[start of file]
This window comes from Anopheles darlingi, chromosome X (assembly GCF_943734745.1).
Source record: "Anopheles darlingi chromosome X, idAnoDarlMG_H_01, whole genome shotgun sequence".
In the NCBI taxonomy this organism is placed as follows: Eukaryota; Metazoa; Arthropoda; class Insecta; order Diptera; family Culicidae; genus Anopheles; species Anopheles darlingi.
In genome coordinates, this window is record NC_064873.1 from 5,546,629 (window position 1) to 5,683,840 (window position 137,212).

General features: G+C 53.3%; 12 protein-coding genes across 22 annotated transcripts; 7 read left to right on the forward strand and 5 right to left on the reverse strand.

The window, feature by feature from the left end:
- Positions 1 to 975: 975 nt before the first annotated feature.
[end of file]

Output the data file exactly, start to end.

This window comes from Anopheles darlingi, chromosome X (assembly GCF_943734745.1).
Source record: "Anopheles darlingi chromosome X, idAnoDarlMG_H_01, whole genome shotgun sequence".
In the NCBI taxonomy this organism is placed as follows: Eukaryota; Metazoa; Arthropoda; class Insecta; order Diptera; family Culicidae; genus Anopheles; species Anopheles darlingi.
In genome coordinates, this window is record NC_064873.1 from 5,546,629 (window position 1) to 5,683,840 (window position 137,212).

General features: G+C 53.3%; 12 protein-coding genes across 22 annotated transcripts; 7 read left to right on the forward strand and 5 right to left on the reverse strand.

The window, feature by feature from the left end:
- Positions 1 to 975: 975 nt before the first annotated feature.